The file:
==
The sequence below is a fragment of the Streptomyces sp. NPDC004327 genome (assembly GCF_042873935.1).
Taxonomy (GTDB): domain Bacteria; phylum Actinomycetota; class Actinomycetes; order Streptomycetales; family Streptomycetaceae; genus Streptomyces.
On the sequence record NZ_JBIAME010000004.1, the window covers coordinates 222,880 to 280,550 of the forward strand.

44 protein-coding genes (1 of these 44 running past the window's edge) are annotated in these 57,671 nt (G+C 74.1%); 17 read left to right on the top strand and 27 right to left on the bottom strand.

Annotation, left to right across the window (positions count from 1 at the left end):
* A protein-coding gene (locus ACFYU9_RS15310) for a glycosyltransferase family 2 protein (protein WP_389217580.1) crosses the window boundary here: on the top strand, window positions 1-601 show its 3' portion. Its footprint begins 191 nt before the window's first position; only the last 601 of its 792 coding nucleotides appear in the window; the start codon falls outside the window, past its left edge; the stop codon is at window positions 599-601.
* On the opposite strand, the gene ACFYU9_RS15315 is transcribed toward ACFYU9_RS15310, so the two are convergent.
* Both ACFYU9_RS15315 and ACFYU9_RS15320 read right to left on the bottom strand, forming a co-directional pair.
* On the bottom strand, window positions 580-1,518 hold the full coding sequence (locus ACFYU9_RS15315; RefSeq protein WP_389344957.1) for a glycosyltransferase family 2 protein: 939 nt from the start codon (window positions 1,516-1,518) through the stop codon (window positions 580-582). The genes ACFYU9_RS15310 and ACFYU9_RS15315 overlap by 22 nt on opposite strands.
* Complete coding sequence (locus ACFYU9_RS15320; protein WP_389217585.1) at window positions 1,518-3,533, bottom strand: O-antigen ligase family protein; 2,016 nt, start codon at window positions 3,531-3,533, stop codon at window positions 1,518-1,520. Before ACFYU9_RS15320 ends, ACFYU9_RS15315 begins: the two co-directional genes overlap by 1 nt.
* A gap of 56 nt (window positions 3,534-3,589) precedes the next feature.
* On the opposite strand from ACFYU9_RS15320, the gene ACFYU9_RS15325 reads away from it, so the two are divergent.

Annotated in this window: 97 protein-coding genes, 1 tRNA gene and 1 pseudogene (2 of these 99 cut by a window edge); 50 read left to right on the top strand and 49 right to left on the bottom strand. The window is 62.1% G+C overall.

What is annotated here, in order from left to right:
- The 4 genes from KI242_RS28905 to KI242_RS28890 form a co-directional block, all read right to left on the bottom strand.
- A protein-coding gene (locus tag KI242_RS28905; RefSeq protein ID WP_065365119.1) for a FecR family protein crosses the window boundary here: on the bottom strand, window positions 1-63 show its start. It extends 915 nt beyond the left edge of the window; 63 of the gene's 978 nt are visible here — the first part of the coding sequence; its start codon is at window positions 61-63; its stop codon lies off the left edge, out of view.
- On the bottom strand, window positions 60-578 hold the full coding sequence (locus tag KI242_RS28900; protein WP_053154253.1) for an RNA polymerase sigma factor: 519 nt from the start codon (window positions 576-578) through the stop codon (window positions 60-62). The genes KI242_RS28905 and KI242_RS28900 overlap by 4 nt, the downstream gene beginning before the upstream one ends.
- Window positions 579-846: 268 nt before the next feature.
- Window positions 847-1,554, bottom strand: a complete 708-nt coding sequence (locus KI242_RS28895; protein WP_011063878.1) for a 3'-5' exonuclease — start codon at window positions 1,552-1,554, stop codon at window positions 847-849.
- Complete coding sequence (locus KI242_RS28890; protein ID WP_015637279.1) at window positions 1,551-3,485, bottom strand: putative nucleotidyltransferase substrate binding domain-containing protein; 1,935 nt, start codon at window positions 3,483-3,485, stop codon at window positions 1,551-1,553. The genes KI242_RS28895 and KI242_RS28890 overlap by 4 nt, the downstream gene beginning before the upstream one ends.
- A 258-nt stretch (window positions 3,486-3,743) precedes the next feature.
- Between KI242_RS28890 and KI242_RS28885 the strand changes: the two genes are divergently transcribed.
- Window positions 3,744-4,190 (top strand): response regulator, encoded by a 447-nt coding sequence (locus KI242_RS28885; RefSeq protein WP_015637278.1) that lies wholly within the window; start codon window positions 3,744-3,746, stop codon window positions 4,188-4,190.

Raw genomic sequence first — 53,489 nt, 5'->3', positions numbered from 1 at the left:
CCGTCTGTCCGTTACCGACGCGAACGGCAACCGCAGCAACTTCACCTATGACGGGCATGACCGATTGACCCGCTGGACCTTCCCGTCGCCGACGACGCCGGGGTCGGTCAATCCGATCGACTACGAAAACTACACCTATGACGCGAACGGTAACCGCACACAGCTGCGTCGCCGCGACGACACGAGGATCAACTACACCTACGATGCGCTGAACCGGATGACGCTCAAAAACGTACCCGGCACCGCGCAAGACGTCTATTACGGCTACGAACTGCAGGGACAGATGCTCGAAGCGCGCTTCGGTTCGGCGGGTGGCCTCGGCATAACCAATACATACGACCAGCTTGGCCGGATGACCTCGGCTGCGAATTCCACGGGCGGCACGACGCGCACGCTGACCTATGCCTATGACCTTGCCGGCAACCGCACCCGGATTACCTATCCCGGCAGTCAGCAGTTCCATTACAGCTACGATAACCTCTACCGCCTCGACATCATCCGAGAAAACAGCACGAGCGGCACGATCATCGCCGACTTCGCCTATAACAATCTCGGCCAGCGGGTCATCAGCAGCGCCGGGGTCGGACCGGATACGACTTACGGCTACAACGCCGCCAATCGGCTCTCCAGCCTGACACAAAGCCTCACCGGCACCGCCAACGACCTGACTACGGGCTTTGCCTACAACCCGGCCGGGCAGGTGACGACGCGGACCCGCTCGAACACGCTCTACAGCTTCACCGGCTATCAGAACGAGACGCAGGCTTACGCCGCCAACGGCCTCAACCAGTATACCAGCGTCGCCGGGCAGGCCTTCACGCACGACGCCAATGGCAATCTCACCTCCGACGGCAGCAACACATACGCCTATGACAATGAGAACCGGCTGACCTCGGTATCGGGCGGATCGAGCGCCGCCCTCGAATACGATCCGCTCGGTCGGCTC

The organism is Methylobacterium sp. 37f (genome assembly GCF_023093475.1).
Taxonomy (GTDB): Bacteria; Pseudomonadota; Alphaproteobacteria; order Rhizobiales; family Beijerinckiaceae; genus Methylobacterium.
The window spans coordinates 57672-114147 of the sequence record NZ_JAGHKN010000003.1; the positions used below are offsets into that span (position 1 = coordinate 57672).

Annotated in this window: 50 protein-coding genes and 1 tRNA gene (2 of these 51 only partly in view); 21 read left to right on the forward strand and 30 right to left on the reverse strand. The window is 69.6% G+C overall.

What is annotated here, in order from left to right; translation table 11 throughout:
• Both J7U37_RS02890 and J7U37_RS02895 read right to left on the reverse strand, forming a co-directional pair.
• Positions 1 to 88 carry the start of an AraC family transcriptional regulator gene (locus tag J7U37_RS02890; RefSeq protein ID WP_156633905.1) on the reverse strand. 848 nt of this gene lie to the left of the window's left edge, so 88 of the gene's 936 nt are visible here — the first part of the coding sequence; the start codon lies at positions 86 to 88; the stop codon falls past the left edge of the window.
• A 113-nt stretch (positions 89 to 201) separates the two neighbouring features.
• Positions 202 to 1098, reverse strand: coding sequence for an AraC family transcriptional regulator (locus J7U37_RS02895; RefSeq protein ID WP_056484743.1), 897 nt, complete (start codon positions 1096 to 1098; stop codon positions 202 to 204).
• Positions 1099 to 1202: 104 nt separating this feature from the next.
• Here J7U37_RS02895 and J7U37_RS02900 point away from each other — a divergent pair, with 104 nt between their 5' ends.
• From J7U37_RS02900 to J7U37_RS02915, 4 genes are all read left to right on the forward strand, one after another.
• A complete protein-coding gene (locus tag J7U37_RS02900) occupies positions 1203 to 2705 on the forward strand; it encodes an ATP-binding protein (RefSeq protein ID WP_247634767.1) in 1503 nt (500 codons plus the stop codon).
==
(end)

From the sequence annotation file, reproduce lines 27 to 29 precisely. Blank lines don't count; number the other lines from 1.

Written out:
Taxonomy (GTDB): Bacteria; Pseudomonadota; Alphaproteobacteria; order Rhizobiales; family Beijerinckiaceae; genus Methylobacterium.
The window spans coordinates 57672-114147 of the sequence record NZ_JAGHKN010000003.1; the positions used below are offsets into that span (position 1 = coordinate 57672).

Annotated in this window: 50 protein-coding genes and 1 tRNA gene (2 of these 51 only partly in view); 21 read left to right on the forward strand and 30 right to left on the reverse strand. The window is 69.6% G+C overall.